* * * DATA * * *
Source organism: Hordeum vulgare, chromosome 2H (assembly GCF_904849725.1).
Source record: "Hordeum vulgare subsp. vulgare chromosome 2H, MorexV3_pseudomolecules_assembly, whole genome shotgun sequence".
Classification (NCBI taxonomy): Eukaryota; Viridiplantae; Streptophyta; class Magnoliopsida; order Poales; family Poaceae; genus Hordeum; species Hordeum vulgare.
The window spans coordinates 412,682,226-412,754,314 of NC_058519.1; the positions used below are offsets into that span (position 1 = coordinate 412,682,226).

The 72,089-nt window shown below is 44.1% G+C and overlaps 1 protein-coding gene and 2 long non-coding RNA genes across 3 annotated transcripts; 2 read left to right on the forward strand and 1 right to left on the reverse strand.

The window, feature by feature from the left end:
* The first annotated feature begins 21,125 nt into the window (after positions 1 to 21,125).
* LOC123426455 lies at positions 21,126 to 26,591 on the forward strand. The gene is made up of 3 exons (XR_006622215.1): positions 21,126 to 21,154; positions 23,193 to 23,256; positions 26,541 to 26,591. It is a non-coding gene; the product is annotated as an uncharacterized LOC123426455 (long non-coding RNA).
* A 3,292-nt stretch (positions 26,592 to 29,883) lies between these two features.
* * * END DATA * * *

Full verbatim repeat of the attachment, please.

Source organism: Hordeum vulgare, chromosome 2H (assembly GCF_904849725.1).
Source record: "Hordeum vulgare subsp. vulgare chromosome 2H, MorexV3_pseudomolecules_assembly, whole genome shotgun sequence".
Classification (NCBI taxonomy): Eukaryota; Viridiplantae; Streptophyta; class Magnoliopsida; order Poales; family Poaceae; genus Hordeum; species Hordeum vulgare.
The window spans coordinates 412,682,226-412,754,314 of NC_058519.1; the positions used below are offsets into that span (position 1 = coordinate 412,682,226).

The 72,089-nt window shown below is 44.1% G+C and overlaps 1 protein-coding gene and 2 long non-coding RNA genes across 3 annotated transcripts; 2 read left to right on the forward strand and 1 right to left on the reverse strand.

The window, feature by feature from the left end:
* The first annotated feature begins 21,125 nt into the window (after positions 1 to 21,125).
* LOC123426455 lies at positions 21,126 to 26,591 on the forward strand. The gene is made up of 3 exons (XR_006622215.1): positions 21,126 to 21,154; positions 23,193 to 23,256; positions 26,541 to 26,591. It is a non-coding gene; the product is annotated as an uncharacterized LOC123426455 (long non-coding RNA).
* A 3,292-nt stretch (positions 26,592 to 29,883) lies between these two features.